On the basis of the aggregate of the prior information and this additional information as set forth in an affidavit by Bowler, a United States magistrate, on October 15, 1969, issued a search warrant for an additional search of defendant's apartment. Apparently evidence was seized at that time which was also used at the trial of the cases now before us.

Defendant in his brief deals at length with the so-called "two prong" test of Aguilar v. Texas, 378 U.S. 108 [12 L. Ed. 2d 723, 84 S. Ct. 1509], and its California progeny as epitomized by People v. Hamilton, 71 Cal. 2d 176 [77 Cal. Rptr. 785, 454 P.2d 681]. Those cases deal with the issue of the sufficiency of an informant's information. This approach to this case is misdirected.

There is no question but what the "informant," Patterson, who was defendant's accomplice in the crimes, spoke in factual rather than [85 Cal. App. 3d 204] conclusionary language and that he spoke with personal knowledge of the matters he related. (People v. Hamilton, supra.) Further, the additional corroborative evidence, which an independent investigation produced, established Patterson's credibility and the reasonableness of the officer's reliance on what Patterson told him. As noted, defendant does not challenge that aspect of the affidavits.

It is clear to us that neither Officer Aharonian in his affidavit nor Agent Bowler in his affidavit, nor the magistrates in issuing the two warrants, were relying on Patterson's information in determining the probability of just where the evidentiary material would be located at that time.

Patterson simply told Officer Aharonian that defendant carried his disguise material in an attache case and he described in detail defendant's modus operandi in using the various items in the commission of the crimes. The information concerning the concealed compartment and room and the illegal firearms came from defendant's own mouth in speaking to government agents.

From the evidence presented to the magistrate who issued the first warrant, it was clearly established that defendant had been engaged in a continuing and ongoing crime spree involving the use of the fictitious license plate, guns and various items of disguise. It could further be inferred with unassailable logic that as of September 29, 1969, the date of defendant's latest criminal act, and as of October 10, 1969, some 11 days later, he still possessed the accouterments of his vocation.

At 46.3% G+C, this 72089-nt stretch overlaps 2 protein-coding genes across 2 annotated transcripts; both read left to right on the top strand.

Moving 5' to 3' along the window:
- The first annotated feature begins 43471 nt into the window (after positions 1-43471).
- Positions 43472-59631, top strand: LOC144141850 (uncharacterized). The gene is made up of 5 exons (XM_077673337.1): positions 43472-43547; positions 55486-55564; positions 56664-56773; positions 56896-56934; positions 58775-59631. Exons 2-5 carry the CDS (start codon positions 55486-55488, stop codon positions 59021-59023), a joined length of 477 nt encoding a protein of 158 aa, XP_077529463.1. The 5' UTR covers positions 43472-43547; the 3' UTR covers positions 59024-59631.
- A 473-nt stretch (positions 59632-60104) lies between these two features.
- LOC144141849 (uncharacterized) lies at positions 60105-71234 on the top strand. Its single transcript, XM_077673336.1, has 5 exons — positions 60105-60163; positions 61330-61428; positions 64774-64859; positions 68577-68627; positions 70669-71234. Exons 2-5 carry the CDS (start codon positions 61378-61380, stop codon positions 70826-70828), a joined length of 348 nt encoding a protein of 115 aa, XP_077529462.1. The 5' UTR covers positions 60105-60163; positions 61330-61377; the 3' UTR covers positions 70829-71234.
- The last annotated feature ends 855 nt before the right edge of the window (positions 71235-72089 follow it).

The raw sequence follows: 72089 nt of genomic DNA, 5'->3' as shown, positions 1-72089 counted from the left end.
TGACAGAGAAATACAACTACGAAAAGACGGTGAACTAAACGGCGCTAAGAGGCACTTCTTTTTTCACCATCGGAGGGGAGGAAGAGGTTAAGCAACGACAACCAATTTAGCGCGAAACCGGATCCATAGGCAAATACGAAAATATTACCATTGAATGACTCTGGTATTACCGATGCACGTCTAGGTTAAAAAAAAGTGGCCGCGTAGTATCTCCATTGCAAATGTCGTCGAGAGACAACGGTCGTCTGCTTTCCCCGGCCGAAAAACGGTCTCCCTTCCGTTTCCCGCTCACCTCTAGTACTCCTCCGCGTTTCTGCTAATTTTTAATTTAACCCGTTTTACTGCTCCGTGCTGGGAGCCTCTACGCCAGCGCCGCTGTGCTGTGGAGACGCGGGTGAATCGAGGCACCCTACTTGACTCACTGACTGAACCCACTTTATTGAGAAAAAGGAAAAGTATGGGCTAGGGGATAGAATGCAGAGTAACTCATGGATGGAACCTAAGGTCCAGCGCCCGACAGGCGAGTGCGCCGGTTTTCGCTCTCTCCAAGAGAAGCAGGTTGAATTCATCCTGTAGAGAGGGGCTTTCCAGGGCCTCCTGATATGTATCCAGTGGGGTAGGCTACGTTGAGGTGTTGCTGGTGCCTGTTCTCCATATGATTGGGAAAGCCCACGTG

Proceeding from this reasonable conclusion, the magistrate's further conclusion that those items would probably be found in either of the two cars used by defendant or the apartment which he apparently maintained alone, had a substantial basis in fact.

A number of California cases have recognized that from the nature of the crimes and the items sought, a magistrate can reasonably conclude that a suspect's residence is a logical place to look for specific incriminating items. (See People v. Stout, 66 Cal. 2d 184 [57 Cal. Rptr. 152, 424 P.2d 704]; People v. Lundy, 2 Cal. App. 3d 939 [82 Cal. Rptr. 815]; People v. Johnson, 21 Cal. App. 3d 235 [98 Cal. Rptr. 393].) In this case the government car used by defendant in his participation in the robbery of September 29, 1969, was an equally logical place to look for incriminating evidence. [85 Cal. App. 3d 205]

The foregoing discussion also serves to dispose of defendant's contention that Agent Bowler's affidavit was insufficient to support the federal magistrate's conclusion that the illegal firearms would be found at the apartment. What more logical inference could be drawn from defendant's own statements that he possessed illegal firearms and that he had constructed special hiding places for them?

The judgments are affirmed.

Appellant's petition for a hearing by the Supreme Court was denied December 6, 1978.

FN 1. Case No. 19650--opinion authored by Justice Fleming and concurred in by Presiding Justice Roth and Justice Herndon.

FN 2. Case No. 19839--opinion authored by Presiding Justice Roth and concurred in by Justices Herndon and Fleming.

FN 3. The California Supreme Court at that time was composed of the following jurists: Chief Justice Wright and Justices McComb, Peters, Tobriner, Mosk, Burke and Sullivan.

FN 4. Defendant petitioned the federal district court for writs of habeas corpus in December of 1974, and the petitions were granted on November 30, 1977 and January 9, 1978.

FN 5. In his former appeals defendant was represented by Messrs. Donald Roeschke and Albert Silverman, both of whom are well known to this court. We consider them to be highly competent with special expertise in the criminal law and appellate procedure.